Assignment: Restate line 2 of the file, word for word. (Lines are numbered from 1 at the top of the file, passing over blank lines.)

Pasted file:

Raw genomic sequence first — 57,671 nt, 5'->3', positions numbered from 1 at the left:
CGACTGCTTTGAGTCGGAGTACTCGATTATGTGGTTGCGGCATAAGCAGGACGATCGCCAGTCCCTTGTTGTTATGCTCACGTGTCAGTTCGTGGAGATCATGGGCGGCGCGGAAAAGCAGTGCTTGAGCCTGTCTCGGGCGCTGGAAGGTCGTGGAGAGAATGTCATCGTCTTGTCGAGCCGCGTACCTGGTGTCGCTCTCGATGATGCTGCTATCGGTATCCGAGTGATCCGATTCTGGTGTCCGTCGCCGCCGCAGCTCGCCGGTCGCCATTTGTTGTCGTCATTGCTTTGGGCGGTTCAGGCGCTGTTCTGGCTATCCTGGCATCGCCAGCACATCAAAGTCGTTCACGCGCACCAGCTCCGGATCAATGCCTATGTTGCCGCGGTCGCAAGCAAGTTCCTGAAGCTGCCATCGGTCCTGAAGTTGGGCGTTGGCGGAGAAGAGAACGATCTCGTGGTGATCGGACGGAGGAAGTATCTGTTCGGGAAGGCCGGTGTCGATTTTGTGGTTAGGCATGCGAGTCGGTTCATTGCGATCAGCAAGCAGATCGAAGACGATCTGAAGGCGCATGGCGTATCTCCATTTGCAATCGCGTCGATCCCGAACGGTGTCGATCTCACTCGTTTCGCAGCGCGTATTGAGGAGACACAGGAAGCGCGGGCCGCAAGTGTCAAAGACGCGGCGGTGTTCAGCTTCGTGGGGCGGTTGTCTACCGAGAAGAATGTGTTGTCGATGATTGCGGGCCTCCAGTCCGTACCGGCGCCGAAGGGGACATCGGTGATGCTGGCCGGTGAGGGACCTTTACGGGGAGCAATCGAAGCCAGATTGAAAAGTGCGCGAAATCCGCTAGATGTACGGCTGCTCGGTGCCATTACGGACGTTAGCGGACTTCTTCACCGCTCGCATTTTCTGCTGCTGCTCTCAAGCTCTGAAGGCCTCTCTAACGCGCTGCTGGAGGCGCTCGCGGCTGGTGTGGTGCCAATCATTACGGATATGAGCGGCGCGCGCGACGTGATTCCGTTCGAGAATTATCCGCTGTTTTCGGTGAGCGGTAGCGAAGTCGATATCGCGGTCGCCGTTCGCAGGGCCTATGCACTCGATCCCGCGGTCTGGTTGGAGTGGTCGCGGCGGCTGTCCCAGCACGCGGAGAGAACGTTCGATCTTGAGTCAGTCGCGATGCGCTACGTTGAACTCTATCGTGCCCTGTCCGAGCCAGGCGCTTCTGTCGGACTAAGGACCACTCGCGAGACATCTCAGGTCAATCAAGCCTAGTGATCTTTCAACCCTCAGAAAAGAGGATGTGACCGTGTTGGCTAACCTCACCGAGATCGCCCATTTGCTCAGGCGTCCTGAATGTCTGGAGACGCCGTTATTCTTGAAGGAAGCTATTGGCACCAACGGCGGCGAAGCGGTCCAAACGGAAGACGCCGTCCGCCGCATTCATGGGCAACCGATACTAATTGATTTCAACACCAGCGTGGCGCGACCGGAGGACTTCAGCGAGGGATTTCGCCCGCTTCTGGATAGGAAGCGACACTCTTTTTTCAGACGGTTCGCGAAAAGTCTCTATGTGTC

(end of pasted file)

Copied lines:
CGACTGCTTTGAGTCGGAGTACTCGATTATGTGGTTGCGGCATAAGCAGGACGATCGCCAGTCCCTTGTTGTTATGCTCACGTGTCAGTTCGTGGAGATCATGGGCGGCGCGGAAAAGCAGTGCTTGAGCCTGTCTCGGGCGCTGGAAGGTCGTGGAGAGAATGTCATCGTCTTGTCGAGCCGCGTACCTGGTGTCGCTCTCGATGATGCTGCTATCGGTATCCGAGTGATCCGATTCTGGTGTCCGTCGCCGCCGCAGCTCGCCGGTCGCCATTTGTTGTCGTCATTGCTTTGGGCGGTTCAGGCGCTGTTCTGGCTATCCTGGCATCGCCAGCACATCAAAGTCGTTCACGCGCACCAGCTCCGGATCAATGCCTATGTTGCCGCGGTCGCAAGCAAGTTCCTGAAGCTGCCATCGGTCCTGAAGTTGGGCGTTGGCGGAGAAGAGAACGATCTCGTGGTGATCGGACGGAGGAAGTATCTGTTCGGGAAGGCCGGTGTCGATTTTGTGGTTAGGCATGCGAGTCGGTTCATTGCGATCAGCAAGCAGATCGAAGACGATCTGAAGGCGCATGGCGTATCTCCATTTGCAATCGCGTCGATCCCGAACGGTGTCGATCTCACTCGTTTCGCAGCGCGTATTGAGGAGACACAGGAAGCGCGGGCCGCAAGTGTCAAAGACGCGGCGGTGTTCAGCTTCGTGGGGCGGTTGTCTACCGAGAAGAATGTGTTGTCGATGATTGCGGGCCTCCAGTCCGTACCGGCGCCGAAGGGGACATCGGTGATGCTGGCCGGTGAGGGACCTTTACGGGGAGCAATCGAAGCCAGATTGAAAAGTGCGCGAAATCCGCTAGATGTACGGCTGCTCGGTGCCATTACGGACGTTAGCGGACTTCTTCACCGCTCGCATTTTCTGCTGCTGCTCTCAAGCTCTGAAGGCCTCTCTAACGCGCTGCTGGAGGCGCTCGCGGCTGGTGTGGTGCCAATCATTACGGATATGAGCGGCGCGCGCGACGTGATTCCGTTCGAGAATTATCCGCTGTTTTCGGTGAGCGGTAGCGAAGTCGATATCGCGGTCGCCGTTCGCAGGGCCTATGCACTCGATCCCGCGGTCTGGTTGGAGTGGTCGCGGCGGCTGTCCCAGCACGCGGAGAGAACGTTCGATCTTGAGTCAGTCGCGATGCGCTACGTTGAACTCTATCGTGCCCTGTCCGAGCCAGGCGCTTCTGTCGGACTAAGGACCACTCGCGAGACATCTCAGGTCAATCAAGCCTAGTGATCTTTCAACCCTCAGAAAAGAGGATGTGACCGTGTTGGCTAACCTCACCGAGATCGCCCATTTGCTCAGGCGTCCTGAATGTCTGGAGACGCCGTTATTCTTGAAGGAAGCTATTGGCACCAACGGCGGCGAAGCGGTCCAAACGGAAGACGCCGTCCGCCGCATTCATGGGCAACCGATACTAATTGATTTCAACACCAGCGTGGCGCGACCGGAGGACTTCAGCGAGGGATTTCGCCCGCTTCTGGATAGGAAGCGACACTCTTTTTTCAGACGGTTCGCGAAAAGTCTCTATGTGTC